What the duck, Chuck?

Good morning, Michigan!

If you have spent any time on these pages, you’ll know it is fair to say that a significant portion of the screen real estate has been dedicated to complaining about all things Michigan. Documenting the weirdness that is this complicated Capital City. Capturing, as best I can, its imperfections. And topping those complaints, in addition to being manipulated into any number of convenient metaphors, is the observation regarding the disastrous state of the roads.

Yes, construction is everywhere. And everyone knows the joke about how orange barrels are the official State tree. So it comes as no surprise that my voice has been added to the chorus of other Mitten dwellers as we are relentlessly bounced and jolted around every time tires hit the asphalt.

Now that the weather has broken, I thought I would save myself the discomfort of bumbling down another misbegotten road in a little green car and enjoy the gentle pleasure of a simple walk. Maybe blazing a new path across the neighborhoods on foot would lead to something; maybe I would be lucky enough to stumble in my red Chucks into some new ridiculous adventure. Something to distract from the usual routine of kicking tin when not engaged in the chase for words.

It was the first truly nice day of a new spring. It was a weekend day so I knew that downtown would be mostly deserted. And I have come to appreciate that urban solitude—it often feels like I have the whole City to myself. Not only does that desolation decrease the odds of being shot in the face significantly, but it also affords the opportunity to take some pictures without the accompanying fear of being either run over, or homelessly heckled.

There was also the tickle to explore that bar. The one I have often walked past on the way to the weird hotel Meijer. The bar sits, diving, down along the river. Its door is usually open and roadhouse music spills into the street. Voices often leak out, that odd mixture of bar chatter and inebriated laughter—just my kind of place. And, having been recently saddled with an “are you kidding me, right now?” cold, I figured some hydration in a dark bar might do me some good.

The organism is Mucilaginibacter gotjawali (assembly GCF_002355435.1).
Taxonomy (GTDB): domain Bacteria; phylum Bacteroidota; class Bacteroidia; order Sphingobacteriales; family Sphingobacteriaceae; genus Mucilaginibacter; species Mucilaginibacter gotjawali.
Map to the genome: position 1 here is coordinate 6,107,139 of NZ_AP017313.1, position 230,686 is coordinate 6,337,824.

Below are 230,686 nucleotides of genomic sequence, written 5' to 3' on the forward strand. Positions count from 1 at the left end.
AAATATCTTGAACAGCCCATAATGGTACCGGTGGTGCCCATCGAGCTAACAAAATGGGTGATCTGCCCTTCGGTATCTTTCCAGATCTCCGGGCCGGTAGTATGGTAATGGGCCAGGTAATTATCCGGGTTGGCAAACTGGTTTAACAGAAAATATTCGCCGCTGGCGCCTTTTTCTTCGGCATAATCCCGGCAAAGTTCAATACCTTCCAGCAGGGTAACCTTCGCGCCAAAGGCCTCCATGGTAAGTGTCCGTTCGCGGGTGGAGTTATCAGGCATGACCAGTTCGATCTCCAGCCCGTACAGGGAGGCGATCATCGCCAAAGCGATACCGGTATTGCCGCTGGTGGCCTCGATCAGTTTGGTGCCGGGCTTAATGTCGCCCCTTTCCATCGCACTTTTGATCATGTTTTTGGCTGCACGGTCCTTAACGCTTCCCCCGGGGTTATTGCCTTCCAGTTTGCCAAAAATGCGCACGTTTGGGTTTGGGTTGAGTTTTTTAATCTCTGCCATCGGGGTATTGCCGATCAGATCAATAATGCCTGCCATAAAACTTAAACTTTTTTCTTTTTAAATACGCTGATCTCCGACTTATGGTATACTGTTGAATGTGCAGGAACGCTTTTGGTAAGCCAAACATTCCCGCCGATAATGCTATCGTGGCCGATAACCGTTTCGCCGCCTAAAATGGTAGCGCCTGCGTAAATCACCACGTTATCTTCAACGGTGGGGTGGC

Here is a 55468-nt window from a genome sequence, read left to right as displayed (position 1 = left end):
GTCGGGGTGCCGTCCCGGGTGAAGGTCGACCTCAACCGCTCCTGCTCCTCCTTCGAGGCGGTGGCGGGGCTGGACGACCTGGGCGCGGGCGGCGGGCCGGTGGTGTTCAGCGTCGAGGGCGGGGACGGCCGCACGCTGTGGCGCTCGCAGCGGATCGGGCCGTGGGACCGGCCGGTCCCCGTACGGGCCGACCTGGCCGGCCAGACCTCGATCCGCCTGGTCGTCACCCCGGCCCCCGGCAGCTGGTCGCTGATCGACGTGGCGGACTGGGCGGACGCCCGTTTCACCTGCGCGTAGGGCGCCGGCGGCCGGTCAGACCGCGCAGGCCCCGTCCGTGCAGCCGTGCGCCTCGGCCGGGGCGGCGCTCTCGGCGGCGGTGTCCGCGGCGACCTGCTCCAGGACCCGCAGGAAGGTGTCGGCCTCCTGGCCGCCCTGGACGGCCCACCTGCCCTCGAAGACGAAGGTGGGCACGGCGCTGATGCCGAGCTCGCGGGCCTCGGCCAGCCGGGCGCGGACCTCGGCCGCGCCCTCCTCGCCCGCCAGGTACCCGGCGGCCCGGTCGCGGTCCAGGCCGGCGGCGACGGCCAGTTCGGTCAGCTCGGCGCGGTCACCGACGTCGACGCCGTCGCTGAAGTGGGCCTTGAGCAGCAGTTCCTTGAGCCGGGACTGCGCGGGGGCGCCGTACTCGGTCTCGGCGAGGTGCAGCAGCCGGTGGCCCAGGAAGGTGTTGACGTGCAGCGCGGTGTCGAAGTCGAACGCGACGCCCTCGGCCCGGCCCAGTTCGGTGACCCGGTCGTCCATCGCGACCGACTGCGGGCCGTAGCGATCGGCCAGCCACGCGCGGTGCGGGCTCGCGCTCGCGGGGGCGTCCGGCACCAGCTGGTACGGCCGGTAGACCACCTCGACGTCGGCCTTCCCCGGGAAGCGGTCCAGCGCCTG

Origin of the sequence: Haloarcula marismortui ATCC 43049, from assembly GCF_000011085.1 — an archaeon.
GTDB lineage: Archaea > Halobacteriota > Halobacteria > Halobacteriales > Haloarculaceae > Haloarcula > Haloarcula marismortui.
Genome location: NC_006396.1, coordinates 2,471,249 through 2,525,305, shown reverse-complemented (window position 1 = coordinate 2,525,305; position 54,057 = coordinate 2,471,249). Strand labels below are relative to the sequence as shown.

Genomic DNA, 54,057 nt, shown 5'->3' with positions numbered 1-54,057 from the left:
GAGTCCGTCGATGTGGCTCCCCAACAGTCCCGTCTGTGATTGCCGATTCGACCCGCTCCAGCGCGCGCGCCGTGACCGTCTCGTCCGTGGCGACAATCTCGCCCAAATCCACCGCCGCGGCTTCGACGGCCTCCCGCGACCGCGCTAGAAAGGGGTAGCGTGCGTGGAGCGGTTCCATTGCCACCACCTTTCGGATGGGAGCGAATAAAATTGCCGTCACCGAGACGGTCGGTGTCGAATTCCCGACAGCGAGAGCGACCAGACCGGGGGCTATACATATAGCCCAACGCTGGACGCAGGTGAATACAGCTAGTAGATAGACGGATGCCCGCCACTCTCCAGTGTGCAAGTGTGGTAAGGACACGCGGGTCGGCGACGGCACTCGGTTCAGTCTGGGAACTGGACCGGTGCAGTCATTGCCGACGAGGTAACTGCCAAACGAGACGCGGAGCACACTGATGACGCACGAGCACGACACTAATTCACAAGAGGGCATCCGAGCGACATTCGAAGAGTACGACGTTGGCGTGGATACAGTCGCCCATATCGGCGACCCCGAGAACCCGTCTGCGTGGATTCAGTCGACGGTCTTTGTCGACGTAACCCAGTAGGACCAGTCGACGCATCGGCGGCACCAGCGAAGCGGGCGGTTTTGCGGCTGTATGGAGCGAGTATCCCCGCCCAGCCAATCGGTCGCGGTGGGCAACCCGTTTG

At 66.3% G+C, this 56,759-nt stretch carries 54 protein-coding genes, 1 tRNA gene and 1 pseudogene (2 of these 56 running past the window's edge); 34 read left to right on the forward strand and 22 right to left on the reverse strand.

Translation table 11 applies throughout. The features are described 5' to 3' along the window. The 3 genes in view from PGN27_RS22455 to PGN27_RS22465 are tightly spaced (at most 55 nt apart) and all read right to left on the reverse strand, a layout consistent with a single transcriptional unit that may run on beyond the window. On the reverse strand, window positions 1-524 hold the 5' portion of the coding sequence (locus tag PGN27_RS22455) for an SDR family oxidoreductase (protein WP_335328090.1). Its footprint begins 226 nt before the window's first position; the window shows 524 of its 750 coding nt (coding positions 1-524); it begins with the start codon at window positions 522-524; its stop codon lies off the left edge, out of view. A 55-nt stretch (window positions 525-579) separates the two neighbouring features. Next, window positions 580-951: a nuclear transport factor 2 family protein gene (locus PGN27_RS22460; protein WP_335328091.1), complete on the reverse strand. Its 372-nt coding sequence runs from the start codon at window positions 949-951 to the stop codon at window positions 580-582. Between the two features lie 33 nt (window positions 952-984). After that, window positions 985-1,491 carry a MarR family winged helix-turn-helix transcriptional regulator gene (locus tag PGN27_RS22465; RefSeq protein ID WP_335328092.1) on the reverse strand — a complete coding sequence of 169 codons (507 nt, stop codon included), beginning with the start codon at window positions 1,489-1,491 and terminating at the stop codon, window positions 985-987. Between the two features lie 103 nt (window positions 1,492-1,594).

Tripping through the construction right outside the front door of my rented prison—I guess spring is being celebrated by ripping up a central portion of MLK—I headed east. It felt strange, but somehow liberating, to dance across the many lanes now closed to the traffic. And I had to fight the urge to play amongst the staged piles of pipes and fittings stacked along the boulevard.

The courts and other government buildings were to my right, in the forefront of familiar stacks fingering the first hues of a Saturday night golden hour. Things were suspiciously quiet. Even that sidestreet, normally populated with a more rambunctious population, felt deserted. 

I half expected some cartoony tumbleweed to go rolling past.

Instead, I stumbled into some ducks.

Yes, you read that right. And no, I wasn’t near any significant body of water. The river was still blocks away. There isn’t a proper lake for miles. Amidst the clutter of a downtown’s construction, I did not expect to see ducks happily adrift, swimming and floating about, just doing ducky things

In a Michigan pothole.

And I wonder if that is even the correct term, pothole. Road cavern? Urban Aquatic Development Zone? Potlake?

All I know for certain is that between Shiawassee and Ottowa, there is a section of road missing. One both large and deep enough to comfortably sustain not one, but three pairs of ducks.

The boys drifted lazily atop the water and the girls quaked about on the shore. Which was actually the curb. There was enough wind blowing to create actual waves. Not ones large enough to surf upon. But big enough that they were clearly visible.

It actually stopped me in my tracks once my brain began processing what it was witnessing.

I was standing on a sidewalk, in downtown Lansing on a random Saturday night, watching ducks enjoy themselves. In a road. Not beside a road. Not atop it. But actually *in* the dfucking road.

This is such a strange city. Because even the wildlife here is weird. And don’t even get me started on the shockingly obese Fish Ladder squirrels. Because I told her I would write about the ducks, happily knowing that the universe had granted me the rare opportunity to also send her an unsolicited duck picture. 

It was all so hilariously out of place. A weird juxtaposition of nature and concrete. Wilderness and civility. The ridiculous finding webbed footing amongst the rigidly planned. The logical melding amongst the quakers.

I guess Jeff Goldblum got it right. Because life will find a way. And I guess that it proves that anywhere can be home. Even a Michigan pothole, if you’re ducky enough.

It is, after all, a modern, inclusive world.

One with plenty of room left for unexpected ducks.

About Typewriter Fox

...author, fighter, lover, typewriter fanatic, and unrepentant Fenian bastard. Known to few, hated by many, but still typing the good fight.

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